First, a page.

American Heart AssociationDallas, TX – If you had heart disease risk factors, such as high blood pressure, before your first stroke, your risk of suffering subsequent strokes and dementia up to five years later may be higher, according to new research in the American Heart Association’s journal Stroke.

“We already know that stroke patients have an increased risk of recurrent stroke and dementia,” said M. Arfan Ikram, M.D., Ph.D., senior study author and associate professor, department of epidemiology, neurology and radiology, Erasmus University Medical Center in Rotterdam, the Netherlands.

Everyone has regrets. Don’t let your Brain Health be one. Choices you make today can help prevent stroke and heart disease and keep you mentally sharp as you age. Avoid brain problems like stroke, memory loss and dementia by controlling your risk factors. (American Heart Association)

Everyone has regrets. Don’t let your Brain Health be one. Choices you make today can help prevent stroke and heart disease and keep you mentally sharp as you age. Avoid brain problems like stroke, memory loss and dementia by controlling your risk factors. (American Heart Association)

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“Care Alert” Legislation Tennessee Governor’s Bill Signing Ceremony

 

Tennessee State Representative Joe Pitts

Part 2 of 3

Tennessee State Representative - District 67Nashville, TN – This Legislative Update is Part 2 of 3 regarding three bills passed this year by State Representative Joe Pitts.

Public Chapter 682 – Legislation sponsored by Tennessee State Representative Joe Pitts (D-Clarksville) and Senator Mark Green (R-Clarksville) changes the “missing citizen alert program” to the “Care Alert Program” by expanding the definition of individuals that constitute a “missing person” for purposes of the Care Alert Program.

Under the proposal someone with a physical, intellectual or developmental disability, as well as a person with dementia, or a senior citizen over age 60 would qualify to be included in the Care Alert.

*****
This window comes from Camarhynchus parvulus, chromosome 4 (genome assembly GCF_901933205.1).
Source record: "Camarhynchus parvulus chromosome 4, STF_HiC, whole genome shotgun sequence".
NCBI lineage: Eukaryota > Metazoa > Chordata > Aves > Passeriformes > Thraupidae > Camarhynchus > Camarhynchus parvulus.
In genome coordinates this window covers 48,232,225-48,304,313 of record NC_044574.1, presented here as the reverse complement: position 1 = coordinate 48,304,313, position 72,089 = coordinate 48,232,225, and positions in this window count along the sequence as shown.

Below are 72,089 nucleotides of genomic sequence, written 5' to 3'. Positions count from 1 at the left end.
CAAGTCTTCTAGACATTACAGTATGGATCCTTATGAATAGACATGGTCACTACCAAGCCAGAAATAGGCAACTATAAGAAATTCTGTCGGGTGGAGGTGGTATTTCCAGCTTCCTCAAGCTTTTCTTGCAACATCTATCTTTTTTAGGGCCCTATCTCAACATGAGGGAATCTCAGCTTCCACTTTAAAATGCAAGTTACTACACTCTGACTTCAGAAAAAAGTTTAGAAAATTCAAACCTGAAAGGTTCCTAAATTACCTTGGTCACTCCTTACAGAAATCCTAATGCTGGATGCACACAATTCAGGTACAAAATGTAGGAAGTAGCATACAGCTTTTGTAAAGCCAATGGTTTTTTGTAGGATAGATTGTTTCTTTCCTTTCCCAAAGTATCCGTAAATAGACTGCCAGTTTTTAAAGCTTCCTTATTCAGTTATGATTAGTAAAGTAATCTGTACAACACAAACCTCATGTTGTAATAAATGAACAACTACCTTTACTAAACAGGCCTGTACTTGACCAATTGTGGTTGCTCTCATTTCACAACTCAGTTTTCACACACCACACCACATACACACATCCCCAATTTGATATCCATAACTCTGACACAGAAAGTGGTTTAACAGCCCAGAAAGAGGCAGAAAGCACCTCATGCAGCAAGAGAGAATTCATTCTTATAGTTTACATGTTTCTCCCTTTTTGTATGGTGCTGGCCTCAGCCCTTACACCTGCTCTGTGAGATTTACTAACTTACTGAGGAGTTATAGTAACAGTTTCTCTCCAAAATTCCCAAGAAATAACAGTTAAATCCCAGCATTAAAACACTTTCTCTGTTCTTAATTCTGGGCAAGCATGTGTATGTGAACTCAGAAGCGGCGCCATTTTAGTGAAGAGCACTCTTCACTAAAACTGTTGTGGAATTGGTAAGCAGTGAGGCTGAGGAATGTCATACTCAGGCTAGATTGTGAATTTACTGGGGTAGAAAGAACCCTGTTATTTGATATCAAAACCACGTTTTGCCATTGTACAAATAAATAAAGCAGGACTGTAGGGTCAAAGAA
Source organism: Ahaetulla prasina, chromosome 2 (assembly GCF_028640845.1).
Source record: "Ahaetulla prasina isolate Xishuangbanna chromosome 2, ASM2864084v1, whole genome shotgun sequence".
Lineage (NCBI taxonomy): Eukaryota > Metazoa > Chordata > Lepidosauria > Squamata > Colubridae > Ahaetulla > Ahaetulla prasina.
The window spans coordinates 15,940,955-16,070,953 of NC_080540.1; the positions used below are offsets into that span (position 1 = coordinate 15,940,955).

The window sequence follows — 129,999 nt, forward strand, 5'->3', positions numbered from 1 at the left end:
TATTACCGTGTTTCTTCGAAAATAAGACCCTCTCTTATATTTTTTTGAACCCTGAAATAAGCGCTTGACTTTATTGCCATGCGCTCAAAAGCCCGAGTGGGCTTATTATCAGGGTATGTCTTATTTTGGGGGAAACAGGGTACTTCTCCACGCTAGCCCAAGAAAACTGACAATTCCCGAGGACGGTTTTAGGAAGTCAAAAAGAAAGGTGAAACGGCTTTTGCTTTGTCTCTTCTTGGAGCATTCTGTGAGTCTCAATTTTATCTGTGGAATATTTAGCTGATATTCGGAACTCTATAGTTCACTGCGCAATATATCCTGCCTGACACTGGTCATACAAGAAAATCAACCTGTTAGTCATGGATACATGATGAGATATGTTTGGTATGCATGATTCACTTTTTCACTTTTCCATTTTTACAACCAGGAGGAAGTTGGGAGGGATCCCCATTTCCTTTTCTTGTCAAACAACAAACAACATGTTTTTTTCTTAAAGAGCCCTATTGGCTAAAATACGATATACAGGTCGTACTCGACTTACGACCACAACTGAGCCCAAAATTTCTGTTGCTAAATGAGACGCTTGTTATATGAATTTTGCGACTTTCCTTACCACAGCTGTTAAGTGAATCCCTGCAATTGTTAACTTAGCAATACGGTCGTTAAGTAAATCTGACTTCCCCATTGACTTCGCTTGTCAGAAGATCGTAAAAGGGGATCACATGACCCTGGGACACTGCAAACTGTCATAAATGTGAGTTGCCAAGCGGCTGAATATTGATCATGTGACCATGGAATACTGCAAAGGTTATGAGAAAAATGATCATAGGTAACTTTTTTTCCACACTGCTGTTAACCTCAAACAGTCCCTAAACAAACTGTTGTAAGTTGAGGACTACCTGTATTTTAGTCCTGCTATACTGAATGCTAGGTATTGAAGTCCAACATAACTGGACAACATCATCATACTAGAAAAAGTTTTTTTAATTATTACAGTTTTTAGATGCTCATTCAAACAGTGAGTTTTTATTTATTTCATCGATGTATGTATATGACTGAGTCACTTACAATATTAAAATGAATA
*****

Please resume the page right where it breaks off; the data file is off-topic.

(L to R) Mother, Margaret Davis, son, (John) J.T. Davis, father, Brian Davis, Carrie Russell, State Representative Joe Pitts and Senator Mark Green. Pictured in front  Governor Bill Haslam.

(L to R) Mother, Margaret Davis, son, (John) J.T. Davis, father, Brian Davis, Carrie Russell, State Representative Joe Pitts and Senator Mark Green. Pictured in front Governor Bill Haslam.

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Long time Tennessee Basketball Coach Pat Summitt passes away

 

Tennessee Mourns Loss Of Iconic Coach

UT Lady VolsKnoxville, TN –  Legendary Tennessee Lady Vol basketball coach Pat Summitt, mentor and mother-figure to her players; a revered ambassador for her university and state; a trailblazer for women; and a role model for people all over the world passed away Tuesday, June 28th, in Knoxville at the age of 64.

Born Patricia Sue Head on June 14th, 1952 in Clarksville, Tennessee, Summitt arrived at the University of Tennessee for her first job as a 22-year-old physical education teacher and coach in 1974. As it turned out, the move to Knoxville would be the only one she’d make in her career. She leaves a legacy of greatness and grace that will never be forgotten.

Pat Summitt, Legendary Tennessee Lady Vol basketball coach dies at age 64. (UT Sports Information)

Pat Summitt, Legendary Tennessee Lady Vol basketball coach dies at age 64. (UT Sports Information)